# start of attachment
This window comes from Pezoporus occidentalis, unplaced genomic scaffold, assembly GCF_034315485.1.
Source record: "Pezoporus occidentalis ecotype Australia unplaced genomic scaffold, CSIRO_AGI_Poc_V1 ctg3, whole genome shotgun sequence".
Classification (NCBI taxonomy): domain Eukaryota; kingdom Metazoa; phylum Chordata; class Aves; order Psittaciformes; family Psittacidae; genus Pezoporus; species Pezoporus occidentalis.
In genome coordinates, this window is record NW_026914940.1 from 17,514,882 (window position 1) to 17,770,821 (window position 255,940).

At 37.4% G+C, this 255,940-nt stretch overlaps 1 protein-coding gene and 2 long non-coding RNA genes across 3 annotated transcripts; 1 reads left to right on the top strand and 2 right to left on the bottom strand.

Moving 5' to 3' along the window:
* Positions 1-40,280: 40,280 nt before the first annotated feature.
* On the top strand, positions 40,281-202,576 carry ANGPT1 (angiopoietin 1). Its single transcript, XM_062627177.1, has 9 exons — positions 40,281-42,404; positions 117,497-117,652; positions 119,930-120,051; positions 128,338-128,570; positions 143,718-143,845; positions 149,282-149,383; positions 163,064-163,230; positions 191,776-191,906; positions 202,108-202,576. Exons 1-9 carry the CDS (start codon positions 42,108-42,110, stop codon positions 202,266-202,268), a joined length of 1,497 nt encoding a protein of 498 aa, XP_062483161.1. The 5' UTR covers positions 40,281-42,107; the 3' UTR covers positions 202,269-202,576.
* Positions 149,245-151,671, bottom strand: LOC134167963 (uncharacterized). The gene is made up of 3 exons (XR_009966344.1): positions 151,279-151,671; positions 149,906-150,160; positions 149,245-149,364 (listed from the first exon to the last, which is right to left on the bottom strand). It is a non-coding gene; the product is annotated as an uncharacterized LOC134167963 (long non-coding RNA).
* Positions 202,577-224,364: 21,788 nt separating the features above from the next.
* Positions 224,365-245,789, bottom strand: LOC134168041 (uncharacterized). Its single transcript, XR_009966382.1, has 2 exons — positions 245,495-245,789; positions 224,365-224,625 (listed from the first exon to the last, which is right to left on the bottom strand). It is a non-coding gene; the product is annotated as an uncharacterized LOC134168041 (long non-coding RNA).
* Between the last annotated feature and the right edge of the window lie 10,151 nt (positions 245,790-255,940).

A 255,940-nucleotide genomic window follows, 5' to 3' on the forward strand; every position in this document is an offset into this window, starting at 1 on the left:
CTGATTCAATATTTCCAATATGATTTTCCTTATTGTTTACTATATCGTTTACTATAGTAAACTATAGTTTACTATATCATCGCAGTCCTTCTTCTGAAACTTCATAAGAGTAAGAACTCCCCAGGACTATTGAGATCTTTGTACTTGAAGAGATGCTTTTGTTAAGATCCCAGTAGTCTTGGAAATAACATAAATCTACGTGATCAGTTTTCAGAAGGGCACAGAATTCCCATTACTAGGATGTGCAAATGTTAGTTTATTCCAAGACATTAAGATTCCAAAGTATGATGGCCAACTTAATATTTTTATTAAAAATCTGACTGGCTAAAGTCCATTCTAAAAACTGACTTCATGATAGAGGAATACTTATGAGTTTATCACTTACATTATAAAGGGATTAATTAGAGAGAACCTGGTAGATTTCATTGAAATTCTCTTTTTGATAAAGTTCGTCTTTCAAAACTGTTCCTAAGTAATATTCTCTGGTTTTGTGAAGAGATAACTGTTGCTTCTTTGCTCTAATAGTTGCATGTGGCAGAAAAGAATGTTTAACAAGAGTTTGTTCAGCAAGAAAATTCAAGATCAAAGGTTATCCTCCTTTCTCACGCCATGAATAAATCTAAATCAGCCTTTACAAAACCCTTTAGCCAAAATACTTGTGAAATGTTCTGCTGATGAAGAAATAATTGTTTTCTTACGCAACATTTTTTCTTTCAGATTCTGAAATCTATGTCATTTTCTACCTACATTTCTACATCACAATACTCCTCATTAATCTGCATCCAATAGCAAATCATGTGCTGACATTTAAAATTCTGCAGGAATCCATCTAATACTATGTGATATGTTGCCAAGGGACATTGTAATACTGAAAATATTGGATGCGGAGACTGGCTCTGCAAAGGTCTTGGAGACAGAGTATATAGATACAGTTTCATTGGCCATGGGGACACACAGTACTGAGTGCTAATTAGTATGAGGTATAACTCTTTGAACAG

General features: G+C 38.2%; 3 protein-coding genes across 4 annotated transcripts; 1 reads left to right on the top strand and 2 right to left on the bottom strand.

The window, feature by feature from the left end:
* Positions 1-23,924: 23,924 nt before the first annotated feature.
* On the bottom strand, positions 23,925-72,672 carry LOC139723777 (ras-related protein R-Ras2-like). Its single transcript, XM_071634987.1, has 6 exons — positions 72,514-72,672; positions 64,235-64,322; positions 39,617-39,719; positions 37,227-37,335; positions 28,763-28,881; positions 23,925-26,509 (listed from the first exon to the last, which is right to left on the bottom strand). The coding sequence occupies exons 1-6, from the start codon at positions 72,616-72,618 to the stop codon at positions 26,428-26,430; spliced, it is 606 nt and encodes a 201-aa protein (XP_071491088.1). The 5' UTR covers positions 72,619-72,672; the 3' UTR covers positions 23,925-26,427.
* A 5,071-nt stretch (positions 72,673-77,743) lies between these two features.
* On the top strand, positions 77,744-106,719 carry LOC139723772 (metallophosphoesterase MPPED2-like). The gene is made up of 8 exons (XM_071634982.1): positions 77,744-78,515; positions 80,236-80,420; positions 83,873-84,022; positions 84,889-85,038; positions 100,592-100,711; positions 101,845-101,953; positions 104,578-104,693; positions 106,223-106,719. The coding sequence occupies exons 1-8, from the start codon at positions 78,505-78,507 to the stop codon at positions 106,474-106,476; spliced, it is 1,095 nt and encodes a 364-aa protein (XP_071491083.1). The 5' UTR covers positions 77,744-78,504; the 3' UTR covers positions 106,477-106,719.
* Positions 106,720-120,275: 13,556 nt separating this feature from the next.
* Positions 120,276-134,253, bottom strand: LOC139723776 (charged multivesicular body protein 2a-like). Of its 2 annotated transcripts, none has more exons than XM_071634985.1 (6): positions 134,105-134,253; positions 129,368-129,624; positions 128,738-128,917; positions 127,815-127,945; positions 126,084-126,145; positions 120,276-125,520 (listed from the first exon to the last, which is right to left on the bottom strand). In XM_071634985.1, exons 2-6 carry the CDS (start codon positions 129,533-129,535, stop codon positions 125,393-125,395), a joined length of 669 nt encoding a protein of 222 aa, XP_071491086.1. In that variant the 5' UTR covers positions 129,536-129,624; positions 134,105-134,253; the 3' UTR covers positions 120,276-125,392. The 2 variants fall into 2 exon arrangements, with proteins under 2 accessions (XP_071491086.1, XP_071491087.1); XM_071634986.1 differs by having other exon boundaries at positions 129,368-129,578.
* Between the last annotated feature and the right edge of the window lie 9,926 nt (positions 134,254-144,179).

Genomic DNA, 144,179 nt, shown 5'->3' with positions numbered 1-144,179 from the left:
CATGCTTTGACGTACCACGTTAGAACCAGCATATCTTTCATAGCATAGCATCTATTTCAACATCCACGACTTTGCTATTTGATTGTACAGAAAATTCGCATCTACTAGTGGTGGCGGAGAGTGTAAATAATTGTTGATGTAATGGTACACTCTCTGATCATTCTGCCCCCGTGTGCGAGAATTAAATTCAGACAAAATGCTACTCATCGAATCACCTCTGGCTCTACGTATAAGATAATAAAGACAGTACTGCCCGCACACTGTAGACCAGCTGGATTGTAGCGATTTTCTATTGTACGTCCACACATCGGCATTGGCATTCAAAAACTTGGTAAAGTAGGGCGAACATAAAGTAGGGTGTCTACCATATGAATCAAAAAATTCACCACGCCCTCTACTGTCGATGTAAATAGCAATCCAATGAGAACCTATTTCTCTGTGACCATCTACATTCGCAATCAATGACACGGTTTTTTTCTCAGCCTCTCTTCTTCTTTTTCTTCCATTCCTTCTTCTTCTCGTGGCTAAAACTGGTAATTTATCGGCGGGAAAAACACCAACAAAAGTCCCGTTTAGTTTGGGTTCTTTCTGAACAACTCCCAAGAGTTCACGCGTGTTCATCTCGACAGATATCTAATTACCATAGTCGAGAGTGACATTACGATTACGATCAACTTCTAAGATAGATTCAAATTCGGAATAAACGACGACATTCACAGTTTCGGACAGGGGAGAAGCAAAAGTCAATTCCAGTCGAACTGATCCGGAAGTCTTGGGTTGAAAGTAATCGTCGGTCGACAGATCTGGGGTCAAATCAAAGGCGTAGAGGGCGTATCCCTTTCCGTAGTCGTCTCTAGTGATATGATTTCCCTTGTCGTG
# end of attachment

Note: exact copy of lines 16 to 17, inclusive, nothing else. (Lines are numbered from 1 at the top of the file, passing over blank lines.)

The window, feature by feature from the left end:
* Positions 1-23,924: 23,924 nt before the first annotated feature.